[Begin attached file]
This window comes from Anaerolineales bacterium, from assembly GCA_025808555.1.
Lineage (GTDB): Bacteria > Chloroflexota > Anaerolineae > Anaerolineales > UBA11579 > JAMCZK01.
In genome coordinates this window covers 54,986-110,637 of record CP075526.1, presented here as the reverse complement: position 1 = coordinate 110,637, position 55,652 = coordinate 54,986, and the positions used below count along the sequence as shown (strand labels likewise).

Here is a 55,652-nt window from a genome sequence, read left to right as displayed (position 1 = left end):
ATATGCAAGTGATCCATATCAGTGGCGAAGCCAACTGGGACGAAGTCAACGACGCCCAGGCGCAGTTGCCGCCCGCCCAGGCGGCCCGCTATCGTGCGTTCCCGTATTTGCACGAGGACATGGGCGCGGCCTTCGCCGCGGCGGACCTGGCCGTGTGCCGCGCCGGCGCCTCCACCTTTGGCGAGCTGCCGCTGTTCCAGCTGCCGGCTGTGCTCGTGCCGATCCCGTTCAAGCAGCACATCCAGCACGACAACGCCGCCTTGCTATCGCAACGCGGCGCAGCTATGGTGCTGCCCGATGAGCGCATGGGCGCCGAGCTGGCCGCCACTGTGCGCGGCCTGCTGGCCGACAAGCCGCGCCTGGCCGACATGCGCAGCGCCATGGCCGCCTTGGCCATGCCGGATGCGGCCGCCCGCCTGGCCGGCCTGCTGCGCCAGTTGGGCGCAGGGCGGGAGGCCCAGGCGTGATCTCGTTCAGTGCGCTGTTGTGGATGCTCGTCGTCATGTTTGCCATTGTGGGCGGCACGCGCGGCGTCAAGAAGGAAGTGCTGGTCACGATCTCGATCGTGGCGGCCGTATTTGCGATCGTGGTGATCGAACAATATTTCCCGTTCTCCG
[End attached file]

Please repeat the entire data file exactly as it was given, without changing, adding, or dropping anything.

This window comes from Anaerolineales bacterium, from assembly GCA_025808555.1.
Lineage (GTDB): Bacteria > Chloroflexota > Anaerolineae > Anaerolineales > UBA11579 > JAMCZK01.
In genome coordinates this window covers 54,986-110,637 of record CP075526.1, presented here as the reverse complement: position 1 = coordinate 110,637, position 55,652 = coordinate 54,986, and the positions used below count along the sequence as shown (strand labels likewise).

Here is a 55,652-nt window from a genome sequence, read left to right as displayed (position 1 = left end):
ATATGCAAGTGATCCATATCAGTGGCGAAGCCAACTGGGACGAAGTCAACGACGCCCAGGCGCAGTTGCCGCCCGCCCAGGCGGCCCGCTATCGTGCGTTCCCGTATTTGCACGAGGACATGGGCGCGGCCTTCGCCGCGGCGGACCTGGCCGTGTGCCGCGCCGGCGCCTCCACCTTTGGCGAGCTGCCGCTGTTCCAGCTGCCGGCTGTGCTCGTGCCGATCCCGTTCAAGCAGCACATCCAGCACGACAACGCCGCCTTGCTATCGCAACGCGGCGCAGCTATGGTGCTGCCCGATGAGCGCATGGGCGCCGAGCTGGCCGCCACTGTGCGCGGCCTGCTGGCCGACAAGCCGCGCCTGGCCGACATGCGCAGCGCCATGGCCGCCTTGGCCATGCCGGATGCGGCCGCCCGCCTGGCCGGCCTGCTGCGCCAGTTGGGCGCAGGGCGGGAGGCCCAGGCGTGATCTCGTTCAGTGCGCTGTTGTGGATGCTCGTCGTCATGTTTGCCATTGTGGGCGGCACGCGCGGCGTCAAGAAGGAAGTGCTGGTCACGATCTCGATCGTGGCGGCCGTATTTGCGATCGTGGTGATCGAACAATATTTCCCGTTCTCCG